The Middle East could be described as having a faulty track record of women’s empowerment. However, in northeastern Syria, there exists a military group not only comprised entirely of women, but also equally revered by their community as their fellow male soldiers in other battalions.
Meet the YPJ, the female counterpart to the Kurdish YPG, or “People’s Protection Units.” The YPG and the YPJ make up the majority of the fighting force of Rojava, the self-proclaimed Kurdish state in Northern Syria.
The YPJ is unique as far as fighting groups go in that it is the sole female fighting group operating in Syria. Additionally, these ladies are not just soldiers in name only—au contraire, they are right on the front lines fighting Daesh, just like the boys.
Take this video from Twitter, in which a woman talks about being liberated by Kurdish forces during the Raqqa offensive. In the Tweet itself, both the YPG and the YPJ are commended for a good day’s work:
How the YPJ is portrayed on social media illuminates the Kurdish community’s view of them and the generally egalitarian approach when promoting the male and female fighting groups.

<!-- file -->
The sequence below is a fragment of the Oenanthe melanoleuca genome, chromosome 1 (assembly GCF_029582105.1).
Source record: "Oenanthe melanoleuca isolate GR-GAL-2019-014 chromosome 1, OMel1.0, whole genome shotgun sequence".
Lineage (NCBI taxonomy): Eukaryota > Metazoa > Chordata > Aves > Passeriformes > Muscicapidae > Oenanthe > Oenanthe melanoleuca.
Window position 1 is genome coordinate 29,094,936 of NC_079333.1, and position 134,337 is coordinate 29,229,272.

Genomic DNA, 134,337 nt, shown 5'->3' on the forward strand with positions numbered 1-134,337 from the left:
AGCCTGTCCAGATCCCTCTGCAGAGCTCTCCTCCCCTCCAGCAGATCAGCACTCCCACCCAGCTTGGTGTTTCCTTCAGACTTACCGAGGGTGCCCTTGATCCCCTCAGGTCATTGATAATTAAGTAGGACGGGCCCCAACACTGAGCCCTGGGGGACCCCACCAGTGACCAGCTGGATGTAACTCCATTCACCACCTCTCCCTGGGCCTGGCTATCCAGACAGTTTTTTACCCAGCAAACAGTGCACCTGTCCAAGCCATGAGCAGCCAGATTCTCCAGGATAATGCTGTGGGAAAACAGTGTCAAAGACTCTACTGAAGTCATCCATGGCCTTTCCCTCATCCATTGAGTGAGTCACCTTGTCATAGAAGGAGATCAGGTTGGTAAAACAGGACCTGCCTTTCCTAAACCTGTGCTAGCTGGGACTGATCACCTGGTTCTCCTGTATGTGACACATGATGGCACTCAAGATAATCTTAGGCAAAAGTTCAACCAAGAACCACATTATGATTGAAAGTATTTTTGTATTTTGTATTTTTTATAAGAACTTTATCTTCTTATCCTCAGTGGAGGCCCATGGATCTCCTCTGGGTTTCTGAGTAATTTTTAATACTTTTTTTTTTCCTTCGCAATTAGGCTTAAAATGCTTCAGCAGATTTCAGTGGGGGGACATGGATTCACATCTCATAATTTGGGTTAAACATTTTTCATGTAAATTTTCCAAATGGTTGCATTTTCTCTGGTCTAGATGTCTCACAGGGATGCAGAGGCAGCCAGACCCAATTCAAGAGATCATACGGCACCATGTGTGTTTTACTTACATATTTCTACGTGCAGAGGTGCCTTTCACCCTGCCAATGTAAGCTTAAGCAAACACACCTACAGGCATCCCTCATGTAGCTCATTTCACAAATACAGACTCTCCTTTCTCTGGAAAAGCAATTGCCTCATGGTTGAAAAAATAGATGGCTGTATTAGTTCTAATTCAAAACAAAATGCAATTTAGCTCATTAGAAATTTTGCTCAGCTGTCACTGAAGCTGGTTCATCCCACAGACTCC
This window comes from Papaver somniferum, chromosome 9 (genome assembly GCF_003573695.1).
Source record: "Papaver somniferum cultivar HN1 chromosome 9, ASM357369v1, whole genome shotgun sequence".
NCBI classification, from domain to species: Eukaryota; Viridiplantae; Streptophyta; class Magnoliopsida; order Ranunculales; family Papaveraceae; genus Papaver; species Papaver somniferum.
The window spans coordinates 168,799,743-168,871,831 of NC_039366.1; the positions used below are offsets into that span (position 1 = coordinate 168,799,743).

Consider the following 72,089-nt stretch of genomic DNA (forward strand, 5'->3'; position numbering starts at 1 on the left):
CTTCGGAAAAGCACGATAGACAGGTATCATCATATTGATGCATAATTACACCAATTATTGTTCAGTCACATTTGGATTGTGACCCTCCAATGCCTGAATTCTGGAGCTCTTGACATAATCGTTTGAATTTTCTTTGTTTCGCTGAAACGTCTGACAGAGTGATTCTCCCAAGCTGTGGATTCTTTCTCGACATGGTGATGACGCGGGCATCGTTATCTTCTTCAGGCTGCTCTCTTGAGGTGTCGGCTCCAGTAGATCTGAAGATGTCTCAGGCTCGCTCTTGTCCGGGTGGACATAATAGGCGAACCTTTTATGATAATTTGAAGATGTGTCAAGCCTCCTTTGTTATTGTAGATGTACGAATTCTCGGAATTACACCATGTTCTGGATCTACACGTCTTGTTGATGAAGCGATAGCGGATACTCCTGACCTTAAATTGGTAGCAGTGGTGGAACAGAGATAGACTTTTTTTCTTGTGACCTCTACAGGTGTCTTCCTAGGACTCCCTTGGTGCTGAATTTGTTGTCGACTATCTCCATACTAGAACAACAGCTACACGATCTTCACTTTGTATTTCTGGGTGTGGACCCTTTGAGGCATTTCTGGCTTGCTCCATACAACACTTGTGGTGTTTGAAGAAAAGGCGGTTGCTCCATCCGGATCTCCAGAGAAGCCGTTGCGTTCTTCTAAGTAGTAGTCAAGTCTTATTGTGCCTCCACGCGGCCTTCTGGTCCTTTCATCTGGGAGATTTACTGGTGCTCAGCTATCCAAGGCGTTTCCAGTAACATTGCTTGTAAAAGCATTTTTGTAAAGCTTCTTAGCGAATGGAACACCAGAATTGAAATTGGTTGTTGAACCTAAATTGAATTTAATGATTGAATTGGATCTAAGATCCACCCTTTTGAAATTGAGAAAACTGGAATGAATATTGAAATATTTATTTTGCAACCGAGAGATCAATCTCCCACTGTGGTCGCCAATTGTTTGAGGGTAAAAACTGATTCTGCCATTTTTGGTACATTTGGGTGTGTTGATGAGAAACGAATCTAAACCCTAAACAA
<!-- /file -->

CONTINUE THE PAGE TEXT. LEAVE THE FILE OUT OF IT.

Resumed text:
In addition to the above example is another video posted last week, in which a new military training center was established in a Kurdish-controlled district of Aleppo City:
Not only are women shown training alongside male soldiers, but the #YPJ hashtag stands proudly among the Tweet’s text.
Or how about this military spokeswoman briefing her audience of next steps to defeat Daesh at the recent Wrath of Euphrates press conference? (The Wrath of Euphrates campaign is a Kurdish counter-movement to the Turkish-backed, ‘Euphrates Shield’ invasion of Syria. It focuses on defeating ISIS and defending Syria from Turkey).
All in all, the YPJ are effective, important participants in the fight to liberate territory from Daesh, and nobody's denying it. Keep it up, ladies!
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